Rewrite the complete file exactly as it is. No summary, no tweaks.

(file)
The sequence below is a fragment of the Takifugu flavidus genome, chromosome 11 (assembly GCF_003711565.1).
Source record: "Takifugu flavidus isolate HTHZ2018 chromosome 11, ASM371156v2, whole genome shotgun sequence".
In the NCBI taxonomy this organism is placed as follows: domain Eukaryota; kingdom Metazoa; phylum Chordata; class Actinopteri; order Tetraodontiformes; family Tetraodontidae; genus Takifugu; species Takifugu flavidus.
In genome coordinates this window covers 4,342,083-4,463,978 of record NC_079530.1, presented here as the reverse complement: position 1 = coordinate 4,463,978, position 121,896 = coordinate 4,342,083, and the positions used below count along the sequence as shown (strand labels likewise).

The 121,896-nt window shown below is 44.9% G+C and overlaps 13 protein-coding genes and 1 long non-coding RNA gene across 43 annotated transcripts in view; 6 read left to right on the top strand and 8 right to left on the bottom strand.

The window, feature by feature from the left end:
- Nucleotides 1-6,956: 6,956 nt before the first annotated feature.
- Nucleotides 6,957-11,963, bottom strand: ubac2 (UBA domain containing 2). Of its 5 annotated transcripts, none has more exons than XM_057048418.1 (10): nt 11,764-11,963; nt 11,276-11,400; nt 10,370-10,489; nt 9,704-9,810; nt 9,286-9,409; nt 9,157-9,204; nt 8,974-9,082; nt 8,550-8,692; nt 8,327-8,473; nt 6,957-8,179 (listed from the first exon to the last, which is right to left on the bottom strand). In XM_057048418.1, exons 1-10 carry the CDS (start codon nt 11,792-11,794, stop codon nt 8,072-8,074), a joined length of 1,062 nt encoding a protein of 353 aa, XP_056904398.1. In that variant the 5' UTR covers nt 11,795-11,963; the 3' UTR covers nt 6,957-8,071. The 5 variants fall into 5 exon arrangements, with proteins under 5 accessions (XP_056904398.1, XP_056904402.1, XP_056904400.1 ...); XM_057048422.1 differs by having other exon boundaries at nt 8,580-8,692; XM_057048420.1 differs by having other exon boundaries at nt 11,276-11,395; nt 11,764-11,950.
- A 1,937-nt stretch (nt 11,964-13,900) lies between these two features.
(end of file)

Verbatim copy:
The sequence below is a fragment of the Takifugu flavidus genome, chromosome 11 (assembly GCF_003711565.1).
Source record: "Takifugu flavidus isolate HTHZ2018 chromosome 11, ASM371156v2, whole genome shotgun sequence".
In the NCBI taxonomy this organism is placed as follows: domain Eukaryota; kingdom Metazoa; phylum Chordata; class Actinopteri; order Tetraodontiformes; family Tetraodontidae; genus Takifugu; species Takifugu flavidus.
In genome coordinates this window covers 4,342,083-4,463,978 of record NC_079530.1, presented here as the reverse complement: position 1 = coordinate 4,463,978, position 121,896 = coordinate 4,342,083, and the positions used below count along the sequence as shown (strand labels likewise).

The 121,896-nt window shown below is 44.9% G+C and overlaps 13 protein-coding genes and 1 long non-coding RNA gene across 43 annotated transcripts in view; 6 read left to right on the top strand and 8 right to left on the bottom strand.

The window, feature by feature from the left end:
- Nucleotides 1-6,956: 6,956 nt before the first annotated feature.
- Nucleotides 6,957-11,963, bottom strand: ubac2 (UBA domain containing 2). Of its 5 annotated transcripts, none has more exons than XM_057048418.1 (10): nt 11,764-11,963; nt 11,276-11,400; nt 10,370-10,489; nt 9,704-9,810; nt 9,286-9,409; nt 9,157-9,204; nt 8,974-9,082; nt 8,550-8,692; nt 8,327-8,473; nt 6,957-8,179 (listed from the first exon to the last, which is right to left on the bottom strand). In XM_057048418.1, exons 1-10 carry the CDS (start codon nt 11,792-11,794, stop codon nt 8,072-8,074), a joined length of 1,062 nt encoding a protein of 353 aa, XP_056904398.1. In that variant the 5' UTR covers nt 11,795-11,963; the 3' UTR covers nt 6,957-8,071. The 5 variants fall into 5 exon arrangements, with proteins under 5 accessions (XP_056904398.1, XP_056904402.1, XP_056904400.1 ...); XM_057048422.1 differs by having other exon boundaries at nt 8,580-8,692; XM_057048420.1 differs by having other exon boundaries at nt 11,276-11,395; nt 11,764-11,950.
- A 1,937-nt stretch (nt 11,964-13,900) lies between these two features.